While building muscle for speed and endurance is important, so is taking care of the fascia. Muscles in body are connected by fascia, which surrounds tissue, nerves, organs and all other structures in body. Fascia can become unhealthy by overuse, injury, or every day repetitive movement—such as running. Foam rolling can help keep fascia healthy by breaking up tight spots and hydrating the tissue. The healthier the fascia, the better you move. Foam rolling can help diminish aches and pains, increase flexibility, increase range of motion, enhance performance, and accelerate recovery.
When foam rolling, there are three types of movements to focus on: rolling, spans and stretching. Start out by rolling back and forth along the foam roller a few inches at a time. When you hit a tender area, hold pressure for several seconds to relax, and then span. Spanning is moving side to side on that spot until you feel the pain dissipate. Another way to increase circulation and mobility around a tender spot is to compress a trigger point while stretching the muscle to the full range of motion.
Massage balls can also be a runner’s best friend. Made of high density foam, TriggerPoint foam massage balls come in a variety of sizes to target tight spots prior to a run. This can help reduce stiffness, increase blood flow, improve your range of motion, and overall help you move more comfortably and efficiently. Runners can use a massage ball to more directly target specific areas, versus rolling over large muscle groups as with a foam roller.
Massage balls such as the TriggerPoint MB5 and can target tight spots for runners such as hips, glutes, and calves:
The foot is the foundation for most of your daily movement, and is controlled by the lower leg and calf. Releasing your lower leg muscles will help mobilize the ankle for better foot movement.
- Set Up: Position MB5 Massage Ball at the base of your calf, where it meets your ankle.
- Step 1: Press down and slowly roll back and forth along the muscle.
- Step 2: Pin the MB5 into the ground with your calf, and stretch your ankle in circles.
- Step 3: Slightly bend working leg at the knee, allowing MB5 to roll back, and keeping foot completely relaxed
Hips & Glutes:
Hips and glutes have a major influence on how the rest of the body works. Keeping these areas mobile improves torso rotation and leg activation. When these areas are tight, it can lead to knee pain and lower back pain.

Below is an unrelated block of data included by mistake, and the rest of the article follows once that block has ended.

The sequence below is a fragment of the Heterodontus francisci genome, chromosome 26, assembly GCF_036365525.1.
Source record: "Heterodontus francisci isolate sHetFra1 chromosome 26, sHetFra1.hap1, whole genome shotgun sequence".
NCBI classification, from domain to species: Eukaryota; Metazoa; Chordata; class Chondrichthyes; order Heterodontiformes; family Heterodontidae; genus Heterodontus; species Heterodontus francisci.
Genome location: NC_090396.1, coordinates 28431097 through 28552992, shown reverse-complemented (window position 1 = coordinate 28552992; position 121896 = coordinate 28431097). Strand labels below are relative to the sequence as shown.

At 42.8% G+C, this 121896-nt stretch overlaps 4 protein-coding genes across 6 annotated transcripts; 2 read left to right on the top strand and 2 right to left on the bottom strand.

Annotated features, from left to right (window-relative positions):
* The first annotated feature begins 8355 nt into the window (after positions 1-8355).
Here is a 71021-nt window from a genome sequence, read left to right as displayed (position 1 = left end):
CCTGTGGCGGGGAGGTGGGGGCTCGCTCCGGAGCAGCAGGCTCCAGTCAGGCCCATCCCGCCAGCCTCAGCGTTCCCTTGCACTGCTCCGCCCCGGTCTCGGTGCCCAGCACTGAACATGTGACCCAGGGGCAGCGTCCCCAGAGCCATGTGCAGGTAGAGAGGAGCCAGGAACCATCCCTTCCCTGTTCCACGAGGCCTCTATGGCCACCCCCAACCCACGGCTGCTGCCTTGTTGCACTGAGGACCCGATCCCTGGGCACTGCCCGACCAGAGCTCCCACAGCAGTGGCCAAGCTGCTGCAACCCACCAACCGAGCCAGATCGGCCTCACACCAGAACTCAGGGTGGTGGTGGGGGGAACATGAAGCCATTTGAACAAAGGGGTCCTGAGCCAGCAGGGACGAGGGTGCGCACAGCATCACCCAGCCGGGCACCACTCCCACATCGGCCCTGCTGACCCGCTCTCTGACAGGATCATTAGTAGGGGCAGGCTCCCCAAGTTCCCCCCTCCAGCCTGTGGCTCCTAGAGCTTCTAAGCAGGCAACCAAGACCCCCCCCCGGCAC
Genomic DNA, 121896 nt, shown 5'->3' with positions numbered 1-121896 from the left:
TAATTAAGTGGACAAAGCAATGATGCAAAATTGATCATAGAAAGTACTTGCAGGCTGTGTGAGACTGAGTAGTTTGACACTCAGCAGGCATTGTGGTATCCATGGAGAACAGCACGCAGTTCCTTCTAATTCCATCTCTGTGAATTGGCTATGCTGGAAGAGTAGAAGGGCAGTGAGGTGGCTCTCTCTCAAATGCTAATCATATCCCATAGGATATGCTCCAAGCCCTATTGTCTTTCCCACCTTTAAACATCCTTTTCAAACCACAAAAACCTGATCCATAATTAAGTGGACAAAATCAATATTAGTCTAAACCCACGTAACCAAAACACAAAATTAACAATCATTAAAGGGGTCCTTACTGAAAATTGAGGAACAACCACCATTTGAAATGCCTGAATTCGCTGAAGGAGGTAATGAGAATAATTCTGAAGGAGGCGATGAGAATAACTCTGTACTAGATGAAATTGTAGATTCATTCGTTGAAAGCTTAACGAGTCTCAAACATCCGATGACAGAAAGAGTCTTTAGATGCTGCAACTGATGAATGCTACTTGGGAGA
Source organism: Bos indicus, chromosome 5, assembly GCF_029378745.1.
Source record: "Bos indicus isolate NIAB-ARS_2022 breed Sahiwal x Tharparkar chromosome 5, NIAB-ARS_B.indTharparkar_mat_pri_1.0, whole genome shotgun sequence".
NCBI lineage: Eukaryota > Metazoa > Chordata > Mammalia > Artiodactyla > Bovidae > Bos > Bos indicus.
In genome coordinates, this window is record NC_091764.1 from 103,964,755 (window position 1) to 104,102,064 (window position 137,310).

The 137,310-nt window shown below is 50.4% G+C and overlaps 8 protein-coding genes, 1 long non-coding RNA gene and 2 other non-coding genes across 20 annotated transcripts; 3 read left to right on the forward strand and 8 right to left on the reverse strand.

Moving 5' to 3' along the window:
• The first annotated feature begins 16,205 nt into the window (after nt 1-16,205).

- Set Up: Position the MB5 under your glute muscle, with one leg straight and the other knee bent.
- Step 1: Pull the straight leg in towards the chest slowly 4 times, remembering to breathe slowly while performing the movement.
- Step 2: Bend the leg on the MB5 up and out toward the side. Slowly lower and raise your knee toward the ground at a 45 degree angle.
The TFL serves to help flex and internally rotate the hip. Over time, an overactive TFL will increase stress to the hip joint, IT band and essentially the knee.
- Set Up: Find the TFL by placing one hand on the outside of the hip and slightly turning the knee cap inward. The TFL will “push” into your hand.
- Step 1: Roll forward and back 4 times slowly, remembering to breathe as you roll.
- Step 2: Pin the MB5 in place while bending your grounded knee back towards your glutes and then back to starting position. Do this 2 times, and repeat as needed.
The adductors work to help the glute muscles control the leg and stabilize the hips.
- Set Up: Lie down on a smooth surface placing the MB5 underneath the hip towards the front of the pelvis. Bend the leg at the hip and knee.
- Step 1: Roll leg forward and back slowly four times.
- Step 2: Pin the leg in place and extend your top knee forward and back 2 times and repeat as needed.
It is not uncommon for people new to foam rolling to notice some initial discomfort. This is normal and due to the initial compression of the sensory receptors. Remember, foam rolling is not causing the pain, it releases the pain. As with any physical activity, it becomes easier with practice.
Credit: Trigger Point
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